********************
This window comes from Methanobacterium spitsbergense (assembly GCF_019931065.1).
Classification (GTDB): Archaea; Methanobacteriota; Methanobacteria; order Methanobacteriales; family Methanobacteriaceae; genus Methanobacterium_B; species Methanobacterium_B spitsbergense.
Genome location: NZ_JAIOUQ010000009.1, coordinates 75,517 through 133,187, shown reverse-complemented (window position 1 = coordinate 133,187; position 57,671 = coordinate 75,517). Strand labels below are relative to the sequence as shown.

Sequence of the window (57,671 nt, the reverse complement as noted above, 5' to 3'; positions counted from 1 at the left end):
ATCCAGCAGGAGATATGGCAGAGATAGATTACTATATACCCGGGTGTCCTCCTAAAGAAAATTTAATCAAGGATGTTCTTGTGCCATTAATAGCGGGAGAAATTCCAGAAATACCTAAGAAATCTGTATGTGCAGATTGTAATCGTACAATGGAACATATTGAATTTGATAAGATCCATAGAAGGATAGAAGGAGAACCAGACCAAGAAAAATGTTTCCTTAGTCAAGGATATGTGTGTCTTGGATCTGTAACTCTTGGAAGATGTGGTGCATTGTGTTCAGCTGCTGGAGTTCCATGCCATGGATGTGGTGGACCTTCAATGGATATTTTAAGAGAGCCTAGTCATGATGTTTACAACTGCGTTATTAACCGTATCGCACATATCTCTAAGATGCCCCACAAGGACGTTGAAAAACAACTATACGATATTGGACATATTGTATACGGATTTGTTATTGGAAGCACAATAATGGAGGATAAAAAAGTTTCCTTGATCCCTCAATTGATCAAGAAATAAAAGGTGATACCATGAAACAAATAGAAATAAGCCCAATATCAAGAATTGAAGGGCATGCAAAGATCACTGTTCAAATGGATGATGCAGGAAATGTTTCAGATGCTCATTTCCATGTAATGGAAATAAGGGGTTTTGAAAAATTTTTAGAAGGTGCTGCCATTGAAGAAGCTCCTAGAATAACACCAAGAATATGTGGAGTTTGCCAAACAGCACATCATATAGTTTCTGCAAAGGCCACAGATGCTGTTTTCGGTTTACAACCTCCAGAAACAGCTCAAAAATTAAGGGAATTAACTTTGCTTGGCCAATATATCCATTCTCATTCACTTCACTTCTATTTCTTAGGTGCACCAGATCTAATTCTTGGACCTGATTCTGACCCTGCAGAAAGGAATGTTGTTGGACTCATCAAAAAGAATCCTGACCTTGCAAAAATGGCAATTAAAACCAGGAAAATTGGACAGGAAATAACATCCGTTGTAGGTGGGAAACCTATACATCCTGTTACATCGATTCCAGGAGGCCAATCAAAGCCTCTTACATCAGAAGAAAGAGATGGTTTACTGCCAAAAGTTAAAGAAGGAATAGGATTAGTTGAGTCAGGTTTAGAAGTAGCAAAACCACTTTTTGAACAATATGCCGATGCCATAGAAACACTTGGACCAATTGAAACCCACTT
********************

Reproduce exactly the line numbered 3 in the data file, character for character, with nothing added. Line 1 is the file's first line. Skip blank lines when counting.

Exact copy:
Genome location: NZ_JAIOUQ010000009.1, coordinates 75,517 through 133,187, shown reverse-complemented (window position 1 = coordinate 133,187; position 57,671 = coordinate 75,517). Strand labels below are relative to the sequence as shown.